Protect yourself and your family by following these safe handling tips when buying, storing, preparing, and serving eggs—or foods that contain them.
You can help keep eggs safe by making wise buying decisions at the grocery store.
- Buy eggs only if sold from a refrigerator or refrigerated case.
- Open the carton and make sure that the eggs are clean and the shells are not cracked.
- Store promptly in a clean refrigerator at a temperature of 40° F or below. Use a refrigerator thermometer to check.
- Store eggs in their original carton and use them within 3 weeks for best quality.
Proper storage of eggs can affect both quality and safety.
- Use hard-cooked eggs (in the shell or peeled) within 1 week after cooking.
- Use frozen eggs within 1 year. Eggs should not be frozen in their shells. To freeze whole eggs, beat yolks and whites together. Egg whites can also be frozen by themselves.
- Refrigerate leftover cooked egg dishes and use within 3 to 4 days. When refrigerating a large amount of a hot egg-containing leftover, divide it into several shallow containers so it will cool quickly.
Wash hands, utensils, equipment, and work surfaces with hot, soapy water before and after they come in contact with raw eggs and raw egg-containing foods.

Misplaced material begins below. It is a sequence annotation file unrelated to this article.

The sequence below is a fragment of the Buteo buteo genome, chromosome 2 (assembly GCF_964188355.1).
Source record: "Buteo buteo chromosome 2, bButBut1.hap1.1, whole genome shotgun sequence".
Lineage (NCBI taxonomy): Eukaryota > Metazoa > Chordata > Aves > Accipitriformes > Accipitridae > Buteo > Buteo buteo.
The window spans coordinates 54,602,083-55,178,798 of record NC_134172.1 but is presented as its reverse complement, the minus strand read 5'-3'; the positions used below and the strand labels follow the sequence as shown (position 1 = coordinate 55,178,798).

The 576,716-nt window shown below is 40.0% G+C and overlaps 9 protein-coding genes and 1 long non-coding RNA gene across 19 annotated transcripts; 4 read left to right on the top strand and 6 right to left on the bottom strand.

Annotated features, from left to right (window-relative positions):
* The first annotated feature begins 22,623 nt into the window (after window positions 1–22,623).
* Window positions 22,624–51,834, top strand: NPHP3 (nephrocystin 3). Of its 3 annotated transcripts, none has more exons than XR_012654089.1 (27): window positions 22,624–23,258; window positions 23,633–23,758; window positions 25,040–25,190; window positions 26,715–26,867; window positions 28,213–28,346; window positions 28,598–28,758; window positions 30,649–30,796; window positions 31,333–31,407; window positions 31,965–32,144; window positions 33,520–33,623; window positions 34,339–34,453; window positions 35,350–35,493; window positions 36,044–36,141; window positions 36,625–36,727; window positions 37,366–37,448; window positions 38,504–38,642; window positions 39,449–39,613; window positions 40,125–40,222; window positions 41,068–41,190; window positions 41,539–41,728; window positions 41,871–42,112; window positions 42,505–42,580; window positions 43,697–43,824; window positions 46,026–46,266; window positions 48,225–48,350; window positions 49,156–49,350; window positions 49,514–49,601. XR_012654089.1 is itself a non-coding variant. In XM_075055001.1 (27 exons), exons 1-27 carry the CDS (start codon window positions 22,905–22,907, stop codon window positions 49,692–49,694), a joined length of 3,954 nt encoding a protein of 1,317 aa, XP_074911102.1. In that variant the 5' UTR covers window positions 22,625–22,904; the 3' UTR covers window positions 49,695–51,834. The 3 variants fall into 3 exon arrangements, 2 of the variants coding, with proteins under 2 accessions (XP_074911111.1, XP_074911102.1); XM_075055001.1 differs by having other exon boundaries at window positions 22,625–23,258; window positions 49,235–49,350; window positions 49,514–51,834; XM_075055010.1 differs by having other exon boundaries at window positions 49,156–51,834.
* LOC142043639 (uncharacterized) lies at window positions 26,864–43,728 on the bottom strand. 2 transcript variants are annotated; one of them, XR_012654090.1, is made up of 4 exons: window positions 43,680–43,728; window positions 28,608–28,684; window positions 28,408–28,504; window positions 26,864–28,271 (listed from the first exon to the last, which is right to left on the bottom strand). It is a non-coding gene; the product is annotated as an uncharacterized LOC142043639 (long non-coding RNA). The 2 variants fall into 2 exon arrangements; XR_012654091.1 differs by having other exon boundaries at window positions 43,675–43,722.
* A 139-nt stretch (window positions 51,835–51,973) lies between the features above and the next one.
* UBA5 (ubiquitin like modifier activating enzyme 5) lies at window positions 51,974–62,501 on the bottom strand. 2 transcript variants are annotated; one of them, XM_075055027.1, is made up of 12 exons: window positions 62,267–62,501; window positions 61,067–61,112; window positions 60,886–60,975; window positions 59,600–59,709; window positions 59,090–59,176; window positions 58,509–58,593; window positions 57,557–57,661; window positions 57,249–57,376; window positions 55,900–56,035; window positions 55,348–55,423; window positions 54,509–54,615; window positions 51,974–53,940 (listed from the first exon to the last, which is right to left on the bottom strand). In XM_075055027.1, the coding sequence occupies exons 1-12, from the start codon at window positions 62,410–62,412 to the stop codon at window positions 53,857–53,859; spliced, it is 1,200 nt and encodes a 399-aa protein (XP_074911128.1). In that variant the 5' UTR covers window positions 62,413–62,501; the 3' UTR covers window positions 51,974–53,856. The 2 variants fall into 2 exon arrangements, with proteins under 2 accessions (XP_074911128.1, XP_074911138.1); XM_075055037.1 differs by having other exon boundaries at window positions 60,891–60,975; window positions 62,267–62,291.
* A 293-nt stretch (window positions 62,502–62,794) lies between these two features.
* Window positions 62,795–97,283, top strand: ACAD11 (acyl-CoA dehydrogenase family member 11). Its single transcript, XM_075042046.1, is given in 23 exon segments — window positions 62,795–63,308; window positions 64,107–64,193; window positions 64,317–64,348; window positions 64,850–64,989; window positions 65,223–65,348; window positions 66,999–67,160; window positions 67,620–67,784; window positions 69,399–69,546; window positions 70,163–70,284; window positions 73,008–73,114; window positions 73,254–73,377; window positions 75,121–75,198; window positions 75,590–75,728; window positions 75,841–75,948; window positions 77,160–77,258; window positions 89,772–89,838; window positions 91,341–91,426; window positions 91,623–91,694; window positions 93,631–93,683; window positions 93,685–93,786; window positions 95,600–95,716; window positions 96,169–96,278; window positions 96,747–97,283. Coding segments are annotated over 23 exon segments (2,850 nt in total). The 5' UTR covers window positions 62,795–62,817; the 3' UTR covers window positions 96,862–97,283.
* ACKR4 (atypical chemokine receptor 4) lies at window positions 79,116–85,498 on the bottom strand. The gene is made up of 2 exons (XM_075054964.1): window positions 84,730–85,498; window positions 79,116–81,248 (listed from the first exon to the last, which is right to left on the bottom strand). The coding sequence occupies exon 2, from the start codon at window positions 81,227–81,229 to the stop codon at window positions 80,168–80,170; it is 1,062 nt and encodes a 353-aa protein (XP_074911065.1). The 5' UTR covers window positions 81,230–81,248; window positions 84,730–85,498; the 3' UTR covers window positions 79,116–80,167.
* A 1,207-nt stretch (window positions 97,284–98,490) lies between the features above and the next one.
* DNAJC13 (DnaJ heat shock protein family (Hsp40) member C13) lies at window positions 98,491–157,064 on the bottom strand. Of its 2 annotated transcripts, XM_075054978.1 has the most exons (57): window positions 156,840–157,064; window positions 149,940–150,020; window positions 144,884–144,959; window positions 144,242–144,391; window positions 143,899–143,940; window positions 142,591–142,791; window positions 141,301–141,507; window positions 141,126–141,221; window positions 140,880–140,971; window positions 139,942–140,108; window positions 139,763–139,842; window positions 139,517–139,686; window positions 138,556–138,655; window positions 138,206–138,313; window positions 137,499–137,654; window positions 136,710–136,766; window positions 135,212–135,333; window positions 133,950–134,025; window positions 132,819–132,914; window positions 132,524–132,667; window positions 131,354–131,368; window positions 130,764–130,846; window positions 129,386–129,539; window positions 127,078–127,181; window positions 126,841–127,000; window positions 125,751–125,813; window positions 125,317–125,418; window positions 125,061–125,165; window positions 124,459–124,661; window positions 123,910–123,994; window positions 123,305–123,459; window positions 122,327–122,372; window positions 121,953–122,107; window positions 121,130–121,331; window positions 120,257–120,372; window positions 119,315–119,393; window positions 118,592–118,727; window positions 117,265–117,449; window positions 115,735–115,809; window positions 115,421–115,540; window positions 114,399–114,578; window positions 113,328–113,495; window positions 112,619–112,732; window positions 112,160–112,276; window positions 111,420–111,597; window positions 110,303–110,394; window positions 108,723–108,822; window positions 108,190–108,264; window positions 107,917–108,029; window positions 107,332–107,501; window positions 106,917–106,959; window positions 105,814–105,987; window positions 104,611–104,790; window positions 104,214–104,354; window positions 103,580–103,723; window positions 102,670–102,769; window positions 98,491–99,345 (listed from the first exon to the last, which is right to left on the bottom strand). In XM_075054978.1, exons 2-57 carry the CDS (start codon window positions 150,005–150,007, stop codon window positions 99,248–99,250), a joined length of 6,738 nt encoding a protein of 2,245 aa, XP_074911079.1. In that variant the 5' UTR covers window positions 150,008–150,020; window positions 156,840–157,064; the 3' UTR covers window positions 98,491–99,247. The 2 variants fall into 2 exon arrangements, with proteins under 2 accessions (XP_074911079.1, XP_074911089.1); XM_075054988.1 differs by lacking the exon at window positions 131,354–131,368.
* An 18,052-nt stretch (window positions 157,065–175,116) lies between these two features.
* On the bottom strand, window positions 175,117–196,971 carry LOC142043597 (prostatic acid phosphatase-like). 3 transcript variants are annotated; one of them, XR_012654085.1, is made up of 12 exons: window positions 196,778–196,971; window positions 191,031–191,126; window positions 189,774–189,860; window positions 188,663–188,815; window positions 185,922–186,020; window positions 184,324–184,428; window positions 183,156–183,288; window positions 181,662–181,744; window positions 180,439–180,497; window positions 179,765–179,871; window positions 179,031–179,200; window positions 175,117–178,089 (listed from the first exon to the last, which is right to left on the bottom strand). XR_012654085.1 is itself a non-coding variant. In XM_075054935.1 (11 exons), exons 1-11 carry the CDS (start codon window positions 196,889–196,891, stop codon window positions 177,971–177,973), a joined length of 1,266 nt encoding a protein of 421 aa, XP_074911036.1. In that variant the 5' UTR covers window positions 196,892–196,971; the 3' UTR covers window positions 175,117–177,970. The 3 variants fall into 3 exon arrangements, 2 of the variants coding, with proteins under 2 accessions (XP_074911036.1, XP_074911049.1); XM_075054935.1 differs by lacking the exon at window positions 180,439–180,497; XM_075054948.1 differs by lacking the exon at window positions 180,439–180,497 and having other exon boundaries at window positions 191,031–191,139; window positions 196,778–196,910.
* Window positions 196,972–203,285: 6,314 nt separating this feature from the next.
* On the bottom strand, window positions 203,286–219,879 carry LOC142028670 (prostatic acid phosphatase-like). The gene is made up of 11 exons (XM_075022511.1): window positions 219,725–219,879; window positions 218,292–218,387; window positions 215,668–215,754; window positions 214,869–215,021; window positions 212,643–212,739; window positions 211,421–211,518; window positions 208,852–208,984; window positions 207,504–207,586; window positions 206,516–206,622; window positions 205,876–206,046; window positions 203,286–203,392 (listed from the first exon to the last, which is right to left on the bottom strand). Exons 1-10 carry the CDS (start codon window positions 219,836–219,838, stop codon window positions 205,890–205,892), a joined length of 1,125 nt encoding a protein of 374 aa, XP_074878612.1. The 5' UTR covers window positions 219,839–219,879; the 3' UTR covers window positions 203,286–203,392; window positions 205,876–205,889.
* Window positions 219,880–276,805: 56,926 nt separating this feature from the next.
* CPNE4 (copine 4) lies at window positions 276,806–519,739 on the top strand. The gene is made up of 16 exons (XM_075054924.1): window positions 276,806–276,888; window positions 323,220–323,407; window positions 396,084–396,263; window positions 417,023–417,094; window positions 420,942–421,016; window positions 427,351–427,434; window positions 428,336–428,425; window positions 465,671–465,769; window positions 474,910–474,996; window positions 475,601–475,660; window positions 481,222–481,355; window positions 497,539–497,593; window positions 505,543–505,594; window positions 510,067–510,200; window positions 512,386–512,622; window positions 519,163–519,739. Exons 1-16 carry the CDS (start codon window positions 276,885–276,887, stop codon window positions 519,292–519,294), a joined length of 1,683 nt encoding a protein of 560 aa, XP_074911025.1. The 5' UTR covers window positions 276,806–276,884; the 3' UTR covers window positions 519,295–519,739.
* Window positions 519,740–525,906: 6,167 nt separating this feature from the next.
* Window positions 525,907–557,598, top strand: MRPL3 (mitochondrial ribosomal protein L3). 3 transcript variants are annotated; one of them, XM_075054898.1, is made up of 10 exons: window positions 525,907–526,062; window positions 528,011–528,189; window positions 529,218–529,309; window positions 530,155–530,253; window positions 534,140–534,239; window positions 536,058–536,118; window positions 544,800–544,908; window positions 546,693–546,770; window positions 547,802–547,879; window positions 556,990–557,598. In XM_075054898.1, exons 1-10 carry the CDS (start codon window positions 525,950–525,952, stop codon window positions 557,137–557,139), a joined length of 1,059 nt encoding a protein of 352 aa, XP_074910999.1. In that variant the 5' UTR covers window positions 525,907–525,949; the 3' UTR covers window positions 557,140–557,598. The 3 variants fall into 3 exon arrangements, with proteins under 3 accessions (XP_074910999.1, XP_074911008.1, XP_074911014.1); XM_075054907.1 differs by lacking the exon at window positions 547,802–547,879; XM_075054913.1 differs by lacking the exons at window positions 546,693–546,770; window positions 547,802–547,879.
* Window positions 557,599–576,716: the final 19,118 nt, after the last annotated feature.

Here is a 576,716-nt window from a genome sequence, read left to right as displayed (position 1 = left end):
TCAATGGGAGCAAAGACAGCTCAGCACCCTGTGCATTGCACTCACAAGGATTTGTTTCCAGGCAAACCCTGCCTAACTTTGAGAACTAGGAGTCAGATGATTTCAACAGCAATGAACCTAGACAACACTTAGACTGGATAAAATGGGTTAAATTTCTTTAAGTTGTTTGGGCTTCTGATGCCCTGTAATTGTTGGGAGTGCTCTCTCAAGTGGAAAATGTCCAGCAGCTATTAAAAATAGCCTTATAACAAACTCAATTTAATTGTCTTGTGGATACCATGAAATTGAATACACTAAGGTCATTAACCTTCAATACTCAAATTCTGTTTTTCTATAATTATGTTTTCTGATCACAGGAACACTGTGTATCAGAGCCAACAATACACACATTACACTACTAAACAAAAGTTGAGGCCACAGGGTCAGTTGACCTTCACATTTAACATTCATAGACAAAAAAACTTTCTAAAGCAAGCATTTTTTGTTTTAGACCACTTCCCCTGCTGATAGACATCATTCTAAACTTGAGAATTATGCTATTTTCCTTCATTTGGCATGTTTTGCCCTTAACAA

- Cook eggs until both the yolk and the white are firm. Scrambled eggs should not be runny.
- Casseroles and other dishes containing eggs should be cooked to 160° F. Use a food thermometer to be sure.
- For recipes that call for eggs that are raw or undercooked when the dish is served — like Caesar salad dressing and homemade ice cream — use either shell eggs that have been treated to destroy Salmonella, by pasteurization or another approved method, or pasteurized egg products.
Follow these serving guidelines for eggs and egg dishes.
- Serve cooked eggs (such as hard-boiled eggs and fried eggs) and egg-containing foods (such as such as quiches and soufflés) immediately after cooking. Cooked eggs and egg dishes may be refrigerated for serving later but should be thoroughly reheated to 165° F before serving.
- Never leave cooked eggs or egg dishes out of the refrigerator for more than 2 hours or for more than 1 hour when temperatures are above 90° F. Bacteria that can cause illness grow quickly at warm temperatures (between 40° F and 140° F).
- For party planning, keep hot egg dishes hot and cold egg dishes cold:
- Keep egg dishes refrigerated until time to serve.
- Serve small platters of reheated egg dishes at a time to ensure the food stays at the proper temperature. Replenish as needed, or at least every 2 hours.
- Keep cold egg dishes on ice if they are going to stay out longer than 2 hours.